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Growing Leeks

Jan F M A M J J A S O N Dec
  S S P P P            

(Best months for growing Leeks in USA - Zone 5a regions)

S = Plant undercover in seed trays P = Sow seed

  • Easy to grow. Grow in seed trays, and plant out in 4-6 weeks. Sow seed at a depth approximately three times the diameter of the seed. Best planted at soil temperatures between 46°F and 86°F. (Show °C/cm)
  • Space plants: 4 - 8 inches apart
  • Harvest in 15-18 weeks. Loosen with a fork rather than pull by hand..
  • Compatible with (can grow beside): Carrots

Your comments and tips

10 Aug 15, Brianna Mckenzie (Australia - sub-tropical climate)
Most leeks mature 100 to 120 days after sowing the seeds, but a few varieties mature in as few as 60 days. Begin the harvest when the stalks are about an inch across. Depending upon your climate, you could be harvesting leek plants from late summer until early spring. Picking leek plants that mature at different times of the year lets you extend the harvest.
10 Sep 14, Glenn (Australia - temperate climate)
Which variety of leek are perennial?
18 Oct 14, Chris (Australia - temperate climate)
Any type which produces offsets (baby plants growing off the base of the stem) potentially perennial. You leave or transplant any offsets when you harvest the main plant. Allium ampeloprasum var. ampeloprasum is a perennial or multiplying variety.
12 Jun 14, (USA - Zone 8a climate)
13 Jun 14, Andrew (Australia - temperate climate)
It means to exclude light from the stem. That is what creates the white, tightly packed section of the leek, which is the bit we like to cook with. There are two main ways to achieve this: 1. As the plant grows, pack soil around the stem; or 2. Plant seeds or seedlings in a trench (about 10cm deep) and as the plant grows fill in the trench. Hope this helps.
05 May 14, Amith (Australia - temperate climate)
I tried sawing the seeds in trays, but no seedlings emerged, even after 3 weeks. I tried many times, but none was a success. Not sure what I am doing wrong. I live in Melbourne, and I have raised beds, prepared with good potting mix.
12 Jul 14, Yuri Dreason (Australia - cool/mountain climate)
Seeds are a lot of trouble. We grow perennial (aka multiplier) leeks. Much easier for novice gardener. They do not produce viable seed, they grow many babies off their base instead.
13 May 14, Travis Edwards (Australia - temperate climate)
I grow lots of leeks not far from Melbourne. the only time I have had a failure is when I used a cheap seed raising mix. I recommend a good quality seed raising mix and buy good quality seeds. I grow musselburgh, lyon prize taker and carentan 2 with great success. I find seeds which are fresher have a greater success rate and after a couple of years they may drop to around 50% but you still get some growing. In a 24 cell tray plant approx 4 seeds per cell, you will find most will grow but leeks do not mind some root disturbance when transplanting, just tease them apart and plant them in a hole about 30 mm diameter and 150 mm deep. When planting them in your seed trays plant the seed approx 10 mm deep and keep moist not saturated but do not let them dry out.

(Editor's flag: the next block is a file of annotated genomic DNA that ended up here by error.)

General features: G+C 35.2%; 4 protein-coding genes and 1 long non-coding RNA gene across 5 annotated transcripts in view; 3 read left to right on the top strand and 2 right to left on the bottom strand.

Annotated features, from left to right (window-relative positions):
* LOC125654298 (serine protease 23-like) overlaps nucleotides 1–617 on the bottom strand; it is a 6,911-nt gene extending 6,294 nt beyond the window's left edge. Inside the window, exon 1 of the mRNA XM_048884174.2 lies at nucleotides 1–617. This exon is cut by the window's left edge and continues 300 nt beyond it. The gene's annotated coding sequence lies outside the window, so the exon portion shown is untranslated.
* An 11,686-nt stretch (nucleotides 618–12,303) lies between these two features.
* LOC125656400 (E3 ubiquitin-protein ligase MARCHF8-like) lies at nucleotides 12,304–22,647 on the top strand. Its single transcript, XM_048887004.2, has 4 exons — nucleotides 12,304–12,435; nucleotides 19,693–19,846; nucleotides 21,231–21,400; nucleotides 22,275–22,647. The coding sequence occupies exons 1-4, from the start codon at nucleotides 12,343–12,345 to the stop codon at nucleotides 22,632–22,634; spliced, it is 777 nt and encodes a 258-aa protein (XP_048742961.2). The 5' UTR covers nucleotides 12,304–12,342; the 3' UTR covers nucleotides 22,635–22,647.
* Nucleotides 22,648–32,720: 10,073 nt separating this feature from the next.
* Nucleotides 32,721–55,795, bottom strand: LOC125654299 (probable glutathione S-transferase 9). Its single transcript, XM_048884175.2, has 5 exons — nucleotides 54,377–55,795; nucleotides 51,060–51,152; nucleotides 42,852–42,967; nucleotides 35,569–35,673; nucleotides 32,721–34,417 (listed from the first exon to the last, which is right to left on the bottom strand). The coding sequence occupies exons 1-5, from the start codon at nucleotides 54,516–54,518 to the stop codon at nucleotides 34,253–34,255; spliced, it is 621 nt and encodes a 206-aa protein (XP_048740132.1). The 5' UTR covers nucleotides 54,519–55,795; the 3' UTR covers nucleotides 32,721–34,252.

25 Jan 14, Ann (Australia - cool/mountain climate)
How do I save seed from my leeks. They are in full flower now (end of January) and I would like to have the next lot planted in the autumn. Thanks, Ballarat
25 Jan 14, Paul (Australia - arid climate)
Depending on whether the stem is dry or not. If dry pinch off the head and scrunch seeds into a paper bag. If still green but seed head is fully formed and there are no longer any hover flys or bees still pollinating place a knee high stocking over it and peg closed to save any dry seed that may shake out. Then when stem is dry do the scrunch thing into a paper bag. Store all seed in a cool dry place.
Showing 21 - 30 of 92 comments

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This planting guide is a general reference intended for home gardeners. We recommend that you take into account your local conditions in making planting decisions. Gardenate is not a farming or commercial advisory service. For specific advice, please contact your local plant suppliers, gardening groups, or agricultural department. The information on this site is presented in good faith, but we take no responsibility as to the accuracy of the information provided.
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